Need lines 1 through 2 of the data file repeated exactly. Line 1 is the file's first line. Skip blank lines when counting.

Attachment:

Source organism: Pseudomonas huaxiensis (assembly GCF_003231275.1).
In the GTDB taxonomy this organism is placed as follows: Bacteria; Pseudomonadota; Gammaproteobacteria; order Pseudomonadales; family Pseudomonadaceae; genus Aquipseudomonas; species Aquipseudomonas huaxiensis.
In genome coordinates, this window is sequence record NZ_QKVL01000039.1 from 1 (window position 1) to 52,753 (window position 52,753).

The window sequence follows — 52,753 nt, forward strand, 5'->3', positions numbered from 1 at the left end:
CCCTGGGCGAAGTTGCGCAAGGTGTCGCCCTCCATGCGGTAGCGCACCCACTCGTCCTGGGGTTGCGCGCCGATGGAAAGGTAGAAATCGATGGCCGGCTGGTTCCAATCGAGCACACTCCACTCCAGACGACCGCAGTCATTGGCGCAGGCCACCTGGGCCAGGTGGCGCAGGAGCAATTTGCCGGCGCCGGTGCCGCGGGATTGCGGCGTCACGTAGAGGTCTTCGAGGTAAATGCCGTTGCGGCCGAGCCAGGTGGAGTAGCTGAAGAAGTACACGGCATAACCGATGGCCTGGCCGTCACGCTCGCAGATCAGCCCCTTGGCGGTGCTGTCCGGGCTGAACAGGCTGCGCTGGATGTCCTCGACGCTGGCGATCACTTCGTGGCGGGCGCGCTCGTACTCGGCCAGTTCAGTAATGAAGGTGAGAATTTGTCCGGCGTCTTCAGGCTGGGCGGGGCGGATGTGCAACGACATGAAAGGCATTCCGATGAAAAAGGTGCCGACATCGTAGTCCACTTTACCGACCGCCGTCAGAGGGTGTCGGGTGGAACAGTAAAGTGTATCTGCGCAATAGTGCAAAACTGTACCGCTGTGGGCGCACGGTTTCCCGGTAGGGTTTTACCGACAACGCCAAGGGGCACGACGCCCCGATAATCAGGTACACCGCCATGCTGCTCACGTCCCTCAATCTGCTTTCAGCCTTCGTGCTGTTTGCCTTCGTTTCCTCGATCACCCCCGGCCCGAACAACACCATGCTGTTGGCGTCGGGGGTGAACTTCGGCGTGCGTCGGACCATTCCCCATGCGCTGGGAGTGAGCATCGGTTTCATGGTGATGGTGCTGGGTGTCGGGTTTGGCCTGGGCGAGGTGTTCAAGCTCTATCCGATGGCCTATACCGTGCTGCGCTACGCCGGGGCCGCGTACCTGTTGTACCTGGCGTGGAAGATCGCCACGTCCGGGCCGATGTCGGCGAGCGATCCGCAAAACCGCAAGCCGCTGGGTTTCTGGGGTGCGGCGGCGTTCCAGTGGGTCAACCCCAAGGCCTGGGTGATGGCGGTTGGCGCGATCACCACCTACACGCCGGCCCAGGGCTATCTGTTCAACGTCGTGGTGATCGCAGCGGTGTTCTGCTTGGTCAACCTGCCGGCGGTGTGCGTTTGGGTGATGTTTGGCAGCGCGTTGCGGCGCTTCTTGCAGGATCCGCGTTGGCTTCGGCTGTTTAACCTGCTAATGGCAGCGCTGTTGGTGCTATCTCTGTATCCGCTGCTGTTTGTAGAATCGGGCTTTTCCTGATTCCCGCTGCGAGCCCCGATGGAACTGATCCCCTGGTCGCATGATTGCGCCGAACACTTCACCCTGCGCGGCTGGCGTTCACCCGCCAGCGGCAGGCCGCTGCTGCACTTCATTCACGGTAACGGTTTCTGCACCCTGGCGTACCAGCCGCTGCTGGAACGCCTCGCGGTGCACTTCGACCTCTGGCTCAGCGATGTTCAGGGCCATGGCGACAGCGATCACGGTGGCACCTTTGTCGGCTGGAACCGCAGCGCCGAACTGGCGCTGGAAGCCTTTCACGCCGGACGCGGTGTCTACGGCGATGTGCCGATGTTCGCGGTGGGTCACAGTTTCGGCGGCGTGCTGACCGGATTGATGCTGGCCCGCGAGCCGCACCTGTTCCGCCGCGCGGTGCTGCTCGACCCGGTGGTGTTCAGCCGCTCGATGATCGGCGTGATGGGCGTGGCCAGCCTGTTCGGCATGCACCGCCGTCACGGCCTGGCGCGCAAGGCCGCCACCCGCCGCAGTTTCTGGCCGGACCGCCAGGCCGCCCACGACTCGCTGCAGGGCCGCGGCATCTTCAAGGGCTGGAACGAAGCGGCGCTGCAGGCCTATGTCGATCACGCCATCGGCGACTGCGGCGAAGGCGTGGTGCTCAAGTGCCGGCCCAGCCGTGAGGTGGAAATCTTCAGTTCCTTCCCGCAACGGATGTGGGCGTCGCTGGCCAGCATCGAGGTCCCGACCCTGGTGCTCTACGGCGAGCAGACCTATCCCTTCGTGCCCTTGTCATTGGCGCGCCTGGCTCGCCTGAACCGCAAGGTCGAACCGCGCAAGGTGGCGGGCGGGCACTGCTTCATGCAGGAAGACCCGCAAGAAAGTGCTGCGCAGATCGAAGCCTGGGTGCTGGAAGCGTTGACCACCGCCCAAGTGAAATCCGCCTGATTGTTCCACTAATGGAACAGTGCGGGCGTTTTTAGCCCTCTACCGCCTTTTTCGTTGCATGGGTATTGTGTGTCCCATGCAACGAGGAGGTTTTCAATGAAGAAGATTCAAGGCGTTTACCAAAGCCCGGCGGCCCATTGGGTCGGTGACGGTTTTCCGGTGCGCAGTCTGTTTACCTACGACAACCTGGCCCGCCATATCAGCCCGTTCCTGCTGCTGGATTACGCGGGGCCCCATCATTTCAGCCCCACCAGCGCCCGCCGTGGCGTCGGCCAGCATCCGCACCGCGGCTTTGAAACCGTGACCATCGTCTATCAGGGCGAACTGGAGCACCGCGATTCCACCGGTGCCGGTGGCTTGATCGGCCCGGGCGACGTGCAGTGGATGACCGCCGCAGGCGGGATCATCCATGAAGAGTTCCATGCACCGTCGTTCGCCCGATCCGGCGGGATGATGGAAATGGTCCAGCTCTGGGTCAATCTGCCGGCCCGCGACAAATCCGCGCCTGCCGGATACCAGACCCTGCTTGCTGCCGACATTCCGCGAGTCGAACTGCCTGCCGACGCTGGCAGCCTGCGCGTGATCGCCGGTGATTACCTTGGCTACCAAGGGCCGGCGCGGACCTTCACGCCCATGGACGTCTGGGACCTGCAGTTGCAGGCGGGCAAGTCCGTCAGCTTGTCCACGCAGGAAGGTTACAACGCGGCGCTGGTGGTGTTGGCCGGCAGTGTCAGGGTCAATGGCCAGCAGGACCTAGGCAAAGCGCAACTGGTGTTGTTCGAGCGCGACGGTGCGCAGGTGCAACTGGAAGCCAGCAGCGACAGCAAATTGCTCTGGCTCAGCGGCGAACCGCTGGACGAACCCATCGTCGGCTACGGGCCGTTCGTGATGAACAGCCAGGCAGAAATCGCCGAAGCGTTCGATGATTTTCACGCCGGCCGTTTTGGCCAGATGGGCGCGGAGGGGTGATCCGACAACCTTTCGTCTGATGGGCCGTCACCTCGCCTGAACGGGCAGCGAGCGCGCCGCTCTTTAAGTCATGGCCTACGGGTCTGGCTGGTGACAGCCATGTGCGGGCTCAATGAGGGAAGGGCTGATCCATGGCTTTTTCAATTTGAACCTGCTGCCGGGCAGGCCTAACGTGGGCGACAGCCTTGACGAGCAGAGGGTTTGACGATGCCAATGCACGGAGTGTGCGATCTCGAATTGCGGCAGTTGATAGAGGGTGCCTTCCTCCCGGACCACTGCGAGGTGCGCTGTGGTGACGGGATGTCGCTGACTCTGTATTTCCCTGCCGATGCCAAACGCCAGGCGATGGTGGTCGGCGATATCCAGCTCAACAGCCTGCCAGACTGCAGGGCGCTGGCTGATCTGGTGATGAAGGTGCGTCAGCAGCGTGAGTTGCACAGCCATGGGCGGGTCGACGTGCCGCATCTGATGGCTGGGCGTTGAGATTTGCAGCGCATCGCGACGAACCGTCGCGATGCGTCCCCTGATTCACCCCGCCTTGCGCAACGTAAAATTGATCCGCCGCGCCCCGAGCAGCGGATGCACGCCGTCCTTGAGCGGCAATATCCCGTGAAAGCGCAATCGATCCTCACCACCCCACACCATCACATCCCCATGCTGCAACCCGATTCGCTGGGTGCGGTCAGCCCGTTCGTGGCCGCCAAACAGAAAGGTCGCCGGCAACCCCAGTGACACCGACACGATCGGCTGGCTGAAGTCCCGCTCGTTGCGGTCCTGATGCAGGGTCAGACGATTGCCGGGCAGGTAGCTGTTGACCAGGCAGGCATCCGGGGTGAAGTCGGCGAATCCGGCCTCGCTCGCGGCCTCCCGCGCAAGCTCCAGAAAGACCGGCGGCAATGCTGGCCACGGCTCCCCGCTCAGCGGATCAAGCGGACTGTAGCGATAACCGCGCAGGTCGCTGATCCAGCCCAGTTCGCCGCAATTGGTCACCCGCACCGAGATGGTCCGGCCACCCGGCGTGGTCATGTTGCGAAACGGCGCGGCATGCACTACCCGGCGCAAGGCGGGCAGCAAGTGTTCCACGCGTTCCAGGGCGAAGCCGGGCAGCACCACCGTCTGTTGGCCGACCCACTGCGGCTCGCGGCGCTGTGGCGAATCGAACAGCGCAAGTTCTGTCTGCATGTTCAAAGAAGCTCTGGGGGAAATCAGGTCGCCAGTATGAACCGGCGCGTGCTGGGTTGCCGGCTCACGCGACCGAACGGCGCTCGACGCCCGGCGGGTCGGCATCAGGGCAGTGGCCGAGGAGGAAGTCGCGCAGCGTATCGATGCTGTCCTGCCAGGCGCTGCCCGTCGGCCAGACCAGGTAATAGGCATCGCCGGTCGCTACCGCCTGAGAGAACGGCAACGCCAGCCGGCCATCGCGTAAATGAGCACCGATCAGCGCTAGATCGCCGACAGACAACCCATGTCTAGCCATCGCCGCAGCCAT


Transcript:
Source organism: Pseudomonas huaxiensis (assembly GCF_003231275.1).
In the GTDB taxonomy this organism is placed as follows: Bacteria; Pseudomonadota; Gammaproteobacteria; order Pseudomonadales; family Pseudomonadaceae; genus Aquipseudomonas; species Aquipseudomonas huaxiensis.